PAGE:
By Mark Azzara
Flannery Dean’s recent article about political satire and its effects on American political involvement is really good because it got me to think.
Those who enjoy satire are addicted to the likes of Stephen Colbert and Saturday Night Live. Others, however, are offended by that satire because they see it as ridicule, and they respond by becoming even more rigid. That, too, is an addiction.
Satire and rigidity are both attempts to allay really deep fear – fear of the other guy. A few will assert that they’re not afraid, either because they idiotically believe they are invincible or because they are preposterously confident they can correct any wrong or turn any evil into good with the stroke of a pen or the casting of a ballot. But I suspect that their bravado is just another way of denying fear.
Having just survived a campaign rooted in fear it’s fair to ask: What frightens you? I fear that my adult children will blame me for handing them a world in which murdering fanatics obscure our equally murderous and vastly more dangerous indifference to those who are legitimately fearful and/or in need.
I fear that the Christian church will turn its eyes away from Jesus by identifying other Christians as the root cause of our nation’s problems.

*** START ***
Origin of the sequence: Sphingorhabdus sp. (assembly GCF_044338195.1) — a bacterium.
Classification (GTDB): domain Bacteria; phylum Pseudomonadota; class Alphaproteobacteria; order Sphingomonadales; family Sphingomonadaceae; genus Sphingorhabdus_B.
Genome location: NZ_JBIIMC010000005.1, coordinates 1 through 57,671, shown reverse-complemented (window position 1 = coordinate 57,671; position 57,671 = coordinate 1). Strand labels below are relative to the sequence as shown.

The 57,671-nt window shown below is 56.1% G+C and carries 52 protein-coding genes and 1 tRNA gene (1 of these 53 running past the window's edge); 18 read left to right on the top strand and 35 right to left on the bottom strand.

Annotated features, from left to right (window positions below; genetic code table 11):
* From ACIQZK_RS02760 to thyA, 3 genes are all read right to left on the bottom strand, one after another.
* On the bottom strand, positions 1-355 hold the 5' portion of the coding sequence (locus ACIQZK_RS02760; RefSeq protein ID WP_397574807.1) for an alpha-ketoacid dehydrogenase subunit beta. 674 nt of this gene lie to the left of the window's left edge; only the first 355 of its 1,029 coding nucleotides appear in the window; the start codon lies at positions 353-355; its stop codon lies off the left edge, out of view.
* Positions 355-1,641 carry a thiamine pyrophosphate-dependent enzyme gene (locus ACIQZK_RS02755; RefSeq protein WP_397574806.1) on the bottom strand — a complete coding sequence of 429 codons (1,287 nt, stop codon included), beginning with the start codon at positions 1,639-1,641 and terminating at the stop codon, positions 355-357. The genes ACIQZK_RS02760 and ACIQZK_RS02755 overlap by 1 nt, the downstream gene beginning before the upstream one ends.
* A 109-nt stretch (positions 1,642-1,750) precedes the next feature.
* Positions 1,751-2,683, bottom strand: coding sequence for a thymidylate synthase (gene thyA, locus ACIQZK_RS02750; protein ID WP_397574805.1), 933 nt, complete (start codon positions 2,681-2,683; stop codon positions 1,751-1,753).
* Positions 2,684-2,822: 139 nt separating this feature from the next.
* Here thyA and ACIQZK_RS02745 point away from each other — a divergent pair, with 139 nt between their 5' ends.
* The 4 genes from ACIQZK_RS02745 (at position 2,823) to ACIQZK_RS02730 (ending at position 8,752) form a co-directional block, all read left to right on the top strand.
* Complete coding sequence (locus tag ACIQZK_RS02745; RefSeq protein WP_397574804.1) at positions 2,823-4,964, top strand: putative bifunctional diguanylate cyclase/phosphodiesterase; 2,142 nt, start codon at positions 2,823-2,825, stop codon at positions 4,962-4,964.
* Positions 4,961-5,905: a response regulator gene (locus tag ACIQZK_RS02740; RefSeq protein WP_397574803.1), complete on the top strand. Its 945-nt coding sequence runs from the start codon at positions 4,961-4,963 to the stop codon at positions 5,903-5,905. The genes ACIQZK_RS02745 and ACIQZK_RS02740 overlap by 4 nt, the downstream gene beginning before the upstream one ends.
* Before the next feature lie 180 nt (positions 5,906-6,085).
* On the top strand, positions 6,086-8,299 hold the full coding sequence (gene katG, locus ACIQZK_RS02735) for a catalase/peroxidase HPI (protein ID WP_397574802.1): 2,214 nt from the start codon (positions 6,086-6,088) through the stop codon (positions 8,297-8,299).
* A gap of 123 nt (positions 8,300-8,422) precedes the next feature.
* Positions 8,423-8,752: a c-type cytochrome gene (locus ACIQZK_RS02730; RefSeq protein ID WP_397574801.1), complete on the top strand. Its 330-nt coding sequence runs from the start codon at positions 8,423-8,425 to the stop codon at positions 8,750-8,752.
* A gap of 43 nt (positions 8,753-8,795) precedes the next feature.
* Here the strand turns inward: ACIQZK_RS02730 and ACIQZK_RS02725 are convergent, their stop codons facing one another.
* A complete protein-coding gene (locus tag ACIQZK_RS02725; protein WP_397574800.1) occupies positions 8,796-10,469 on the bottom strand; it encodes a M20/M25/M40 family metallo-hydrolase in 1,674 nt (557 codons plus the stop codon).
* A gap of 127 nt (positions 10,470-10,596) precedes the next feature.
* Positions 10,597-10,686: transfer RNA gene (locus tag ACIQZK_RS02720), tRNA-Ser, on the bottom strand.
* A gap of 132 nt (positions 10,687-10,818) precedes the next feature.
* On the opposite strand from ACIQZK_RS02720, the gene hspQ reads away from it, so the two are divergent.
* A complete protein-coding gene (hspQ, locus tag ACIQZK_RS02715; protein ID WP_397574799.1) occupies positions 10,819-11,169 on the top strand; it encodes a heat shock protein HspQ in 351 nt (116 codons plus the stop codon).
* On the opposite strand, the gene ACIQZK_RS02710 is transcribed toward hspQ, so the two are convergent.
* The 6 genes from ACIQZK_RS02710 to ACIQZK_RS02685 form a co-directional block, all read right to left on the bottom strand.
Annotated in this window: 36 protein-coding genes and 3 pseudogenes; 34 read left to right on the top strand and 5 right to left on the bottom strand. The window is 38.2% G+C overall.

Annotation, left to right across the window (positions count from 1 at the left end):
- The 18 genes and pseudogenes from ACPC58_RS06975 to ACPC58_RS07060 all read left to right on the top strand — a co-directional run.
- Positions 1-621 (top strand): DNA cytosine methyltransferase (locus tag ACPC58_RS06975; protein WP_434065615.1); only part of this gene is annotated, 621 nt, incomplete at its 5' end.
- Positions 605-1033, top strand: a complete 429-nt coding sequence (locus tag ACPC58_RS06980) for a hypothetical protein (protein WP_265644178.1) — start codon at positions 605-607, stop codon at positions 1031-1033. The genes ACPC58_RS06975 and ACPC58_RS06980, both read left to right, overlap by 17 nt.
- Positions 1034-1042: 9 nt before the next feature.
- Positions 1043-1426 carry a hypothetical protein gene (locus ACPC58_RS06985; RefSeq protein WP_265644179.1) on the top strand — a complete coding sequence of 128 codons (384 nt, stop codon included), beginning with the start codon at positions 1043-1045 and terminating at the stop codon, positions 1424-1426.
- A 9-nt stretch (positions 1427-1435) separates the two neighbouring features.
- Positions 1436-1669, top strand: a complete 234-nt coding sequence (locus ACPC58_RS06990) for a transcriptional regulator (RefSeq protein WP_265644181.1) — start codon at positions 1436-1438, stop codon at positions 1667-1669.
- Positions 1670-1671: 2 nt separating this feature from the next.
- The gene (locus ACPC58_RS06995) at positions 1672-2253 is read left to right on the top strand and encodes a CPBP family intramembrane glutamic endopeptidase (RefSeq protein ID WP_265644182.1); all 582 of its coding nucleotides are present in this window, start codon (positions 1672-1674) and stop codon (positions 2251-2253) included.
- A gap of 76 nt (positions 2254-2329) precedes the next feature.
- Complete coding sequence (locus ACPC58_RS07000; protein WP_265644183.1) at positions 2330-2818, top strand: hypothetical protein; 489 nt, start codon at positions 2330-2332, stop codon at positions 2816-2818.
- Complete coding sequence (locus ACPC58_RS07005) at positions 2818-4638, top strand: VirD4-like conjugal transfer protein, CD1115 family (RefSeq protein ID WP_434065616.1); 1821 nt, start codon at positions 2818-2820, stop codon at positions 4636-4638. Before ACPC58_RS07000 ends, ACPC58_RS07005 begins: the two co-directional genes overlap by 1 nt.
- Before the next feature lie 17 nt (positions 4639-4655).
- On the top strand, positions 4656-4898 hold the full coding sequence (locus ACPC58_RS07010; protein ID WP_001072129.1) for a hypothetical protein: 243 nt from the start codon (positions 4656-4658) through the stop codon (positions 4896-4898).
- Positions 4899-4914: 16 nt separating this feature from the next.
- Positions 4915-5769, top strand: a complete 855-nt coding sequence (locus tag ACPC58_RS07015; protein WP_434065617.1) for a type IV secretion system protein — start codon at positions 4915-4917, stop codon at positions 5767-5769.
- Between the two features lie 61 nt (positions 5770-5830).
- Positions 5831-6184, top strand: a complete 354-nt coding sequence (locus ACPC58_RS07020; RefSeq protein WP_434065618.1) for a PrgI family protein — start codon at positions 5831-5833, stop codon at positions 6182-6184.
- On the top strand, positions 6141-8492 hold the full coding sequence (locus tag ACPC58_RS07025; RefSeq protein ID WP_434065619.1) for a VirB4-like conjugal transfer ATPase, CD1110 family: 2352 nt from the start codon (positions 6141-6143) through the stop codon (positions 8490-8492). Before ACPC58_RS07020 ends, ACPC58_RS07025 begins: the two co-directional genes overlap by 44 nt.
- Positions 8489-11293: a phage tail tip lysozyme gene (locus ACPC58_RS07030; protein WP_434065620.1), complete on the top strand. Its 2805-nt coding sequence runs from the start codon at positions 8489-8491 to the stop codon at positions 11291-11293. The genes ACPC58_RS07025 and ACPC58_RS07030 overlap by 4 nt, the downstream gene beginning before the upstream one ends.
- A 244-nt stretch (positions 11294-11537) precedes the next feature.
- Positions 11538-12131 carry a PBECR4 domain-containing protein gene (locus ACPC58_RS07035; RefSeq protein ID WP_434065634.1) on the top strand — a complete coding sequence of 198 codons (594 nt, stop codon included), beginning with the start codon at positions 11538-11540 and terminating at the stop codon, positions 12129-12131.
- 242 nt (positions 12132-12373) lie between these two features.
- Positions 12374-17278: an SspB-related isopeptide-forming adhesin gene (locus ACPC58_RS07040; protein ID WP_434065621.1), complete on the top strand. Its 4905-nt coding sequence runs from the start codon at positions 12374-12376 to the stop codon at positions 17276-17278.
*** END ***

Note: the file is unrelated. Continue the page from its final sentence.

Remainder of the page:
I fear that morally bankrupt individuals will, with a few quick keystrokes at some unknown time, leave me financially bankrupt. Or that politicians who pretend to “know” without knowing how to think will do the same via a few misspoken words or a few misguided decisions.
I fear that I will outlive all my truly valued, trusted friends who are a source of calm amid the storm.
But then I remember there is one friend who will always be there – the one whose perfect love “drives out all fear.” And when I remember him I recommit to finding Jesus and resting in his loving embrace, his hope, his joy, all of which erase my fear and allow me to leave behind my self-justified defenses.
Every day presents us with the same challenge – to fight fear on our own until it consumes us, or to seek love, revel in it and share it with others so that they, too, will feel, if not completely free of fear, at least somewhat safer and more at peace.
All God’s blessings – Mark
- Lent’s message for pastors - Mar 20, 2017
- Middlebury College: Shouting, instead of listening, learning - Mar 14, 2017
- A house divided - Mar 6, 2017
- Writing a book is a joyful end in itself - Feb 27, 2017
- My truth or yours? - Feb 20, 2017
- Thankful amid my misery - Feb 14, 2017
- Unity out of chaos - Feb 6, 2017
- Fear or love? - Jan 30, 2017
- A monopoly on “Truth” - Jan 23, 2017
- Decisions have consequences - Jan 16, 2017